Jon: Are you serious?
Shawn: Man, if they’re right, I’m about to go to one of them. And I don’t know what the rules are to get into either. And so I called the one Christian person I knew. He flew me to a church service in another state, and I got saved in a church service with Coke in my pocket. That was my-
Jon: That’s awesome.
Shawn: Bro, so the fact that I’m a pastor makes zero sense.
Jon: I think it makes perfect sense. I love it.
Shawn: So the first time I felt an anxious in panic attacks was right before I got saved. I was always a little depressed and a little anxious, but never saw anyone for any of it. And then when we started Red Rocks Church, we started it in 2005. It was really me and I had a couple of couples that were like, “We’ll go with you.” And then we joined another guy who had a couple of couples that were going with him. His name was Scott. And so me and him kind of joined forces and said, “Hey, let’s start this church together.” Well, at our four year mark, he quit and he felt like he was called to start another church. He ended up just working from home for two years and doing our graphics. And then he came back on staff and was like, “No, that’s a bad idea.”
Jon: Just kidding.
Shawn: And he still works with us today. So yeah, he’s the founder and still on our executive team today. But when he left, I remember I was walking around the office and I would constantly be going-
Jon: Short of breath almost.
Shawn: People didn’t notice it, but all of a sudden I was like, “Man, I’m having a hard time. I’m not taking very deep breaths or something. My chest is always tight.”
Shawn: And that was of the beginning phases for me of starting to feel a little anxious and a little panicky. And I was in a couple environments sitting in a restaurant. I remember sitting in one guy’s apartment and for no reason, I would have this feeling of I have to get out of this room. And I wouldn’t tell anyone. I’d just be like, “Hey guys, I’ll be right back.” And I’d just go outside and be like, I can’t breathe right now. What’s going on? And so it started just these little things. And then one day I started having a panic attack. Never had anything like it since before I got saved and it felt like I’m going to die. And I went to my doctor’s office, didn’t have an appointment. I went in there crying and shaking and I was like, “I need help now.” And they were like, “What is this dude doing?” And finally the doctor did see me, he’s like, “You’re not dying. You’re having a panic attack. We’re going to put you on this medicine.” And the irony is, later that day, I did the very first magazine interview we’d ever done about how successful Red Rocks Church was.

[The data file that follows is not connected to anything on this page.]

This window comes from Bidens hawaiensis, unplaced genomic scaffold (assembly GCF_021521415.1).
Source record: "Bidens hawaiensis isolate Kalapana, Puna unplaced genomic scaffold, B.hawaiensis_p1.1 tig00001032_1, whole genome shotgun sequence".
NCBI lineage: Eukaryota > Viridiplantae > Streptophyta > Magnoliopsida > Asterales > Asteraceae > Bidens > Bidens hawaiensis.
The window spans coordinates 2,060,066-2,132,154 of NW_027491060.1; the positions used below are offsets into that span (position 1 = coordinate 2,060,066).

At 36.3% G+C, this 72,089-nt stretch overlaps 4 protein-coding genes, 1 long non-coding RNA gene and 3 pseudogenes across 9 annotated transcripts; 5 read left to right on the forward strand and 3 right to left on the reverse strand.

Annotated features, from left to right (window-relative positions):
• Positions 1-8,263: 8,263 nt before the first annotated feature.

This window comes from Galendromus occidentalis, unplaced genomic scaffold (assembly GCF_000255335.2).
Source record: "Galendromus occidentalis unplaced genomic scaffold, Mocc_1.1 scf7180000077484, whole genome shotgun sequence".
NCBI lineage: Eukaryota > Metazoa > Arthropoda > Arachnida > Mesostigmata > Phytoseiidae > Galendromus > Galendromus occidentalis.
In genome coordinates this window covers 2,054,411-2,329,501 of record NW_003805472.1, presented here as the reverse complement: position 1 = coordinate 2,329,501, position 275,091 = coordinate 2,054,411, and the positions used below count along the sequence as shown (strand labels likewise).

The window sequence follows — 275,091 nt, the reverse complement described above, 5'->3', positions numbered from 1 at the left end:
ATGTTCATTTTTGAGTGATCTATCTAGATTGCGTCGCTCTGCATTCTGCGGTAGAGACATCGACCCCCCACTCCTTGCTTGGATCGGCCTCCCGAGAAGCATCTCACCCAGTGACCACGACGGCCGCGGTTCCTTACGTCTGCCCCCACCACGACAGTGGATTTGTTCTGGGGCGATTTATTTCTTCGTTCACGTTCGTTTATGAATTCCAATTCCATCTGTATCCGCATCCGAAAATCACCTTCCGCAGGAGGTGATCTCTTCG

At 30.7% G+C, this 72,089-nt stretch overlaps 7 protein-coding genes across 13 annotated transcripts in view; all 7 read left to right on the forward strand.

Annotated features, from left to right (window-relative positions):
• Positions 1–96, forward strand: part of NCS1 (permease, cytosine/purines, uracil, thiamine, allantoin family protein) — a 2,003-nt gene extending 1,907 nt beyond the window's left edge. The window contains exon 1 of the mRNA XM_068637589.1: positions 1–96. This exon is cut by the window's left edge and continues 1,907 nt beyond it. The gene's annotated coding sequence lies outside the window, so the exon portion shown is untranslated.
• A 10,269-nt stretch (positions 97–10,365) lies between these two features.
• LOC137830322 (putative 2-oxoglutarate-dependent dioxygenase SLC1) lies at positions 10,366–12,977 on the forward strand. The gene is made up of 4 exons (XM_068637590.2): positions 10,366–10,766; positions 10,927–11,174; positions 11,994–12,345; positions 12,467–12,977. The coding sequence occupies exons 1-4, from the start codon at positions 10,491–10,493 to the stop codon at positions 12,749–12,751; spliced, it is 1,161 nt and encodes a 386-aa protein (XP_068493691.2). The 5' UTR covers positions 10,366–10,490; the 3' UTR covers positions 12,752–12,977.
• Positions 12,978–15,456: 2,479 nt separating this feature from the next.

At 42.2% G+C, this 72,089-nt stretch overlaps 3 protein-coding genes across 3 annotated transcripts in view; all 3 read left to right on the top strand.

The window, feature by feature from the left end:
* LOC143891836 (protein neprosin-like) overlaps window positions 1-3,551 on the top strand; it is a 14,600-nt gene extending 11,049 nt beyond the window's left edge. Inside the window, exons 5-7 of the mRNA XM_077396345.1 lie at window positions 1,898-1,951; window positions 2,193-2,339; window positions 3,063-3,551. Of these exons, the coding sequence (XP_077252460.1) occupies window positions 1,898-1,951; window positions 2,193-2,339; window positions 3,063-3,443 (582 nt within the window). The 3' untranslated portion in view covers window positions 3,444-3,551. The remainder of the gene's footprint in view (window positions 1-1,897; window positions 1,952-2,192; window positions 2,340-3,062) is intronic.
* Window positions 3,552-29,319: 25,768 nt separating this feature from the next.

Jon: That day.
Shawn: And I’ll never forget, the first question he asked me was like, “Did you ever think you’d be this successful?”
Shawn: And I’m thinking, he has no idea I just came from my doctor’s office crying because I don’t want to live today. That’s the thing that us pastors try to juggle.
Shawn: I’m trying to be super spiritual. I’m trying to lead people to God. I’m trying to be a good example to the best of my broken ability and I’m really screwed up and don’t know who I can tell.
Jon: And you’re trying to help people with their anxiousness while you’re trying to figure out your own.
Shawn: Yes. A hundred percent.
Shawn: That was the first time, and that was about four years in. And I started taking medicine. I didn’t tell anybody except for my wife for a long time because I was super embarrassed and I just didn’t know what to do with it.
Jon: So if there’s a pastor out there, and I want to be respectful of your time, I could talk, let’s just keep talking after this. But if there’s a pastor out there that’s considering getting help, what would you say would be a couple of, as we close up here, what would be a couple of triggers that you would say, “Yes, if you’re thinking that feeling, that doing that, being that, if you’re there”, and I know, I don’t want to put you on that spot because you’re not a psychologist, you’re not a psychiatrist.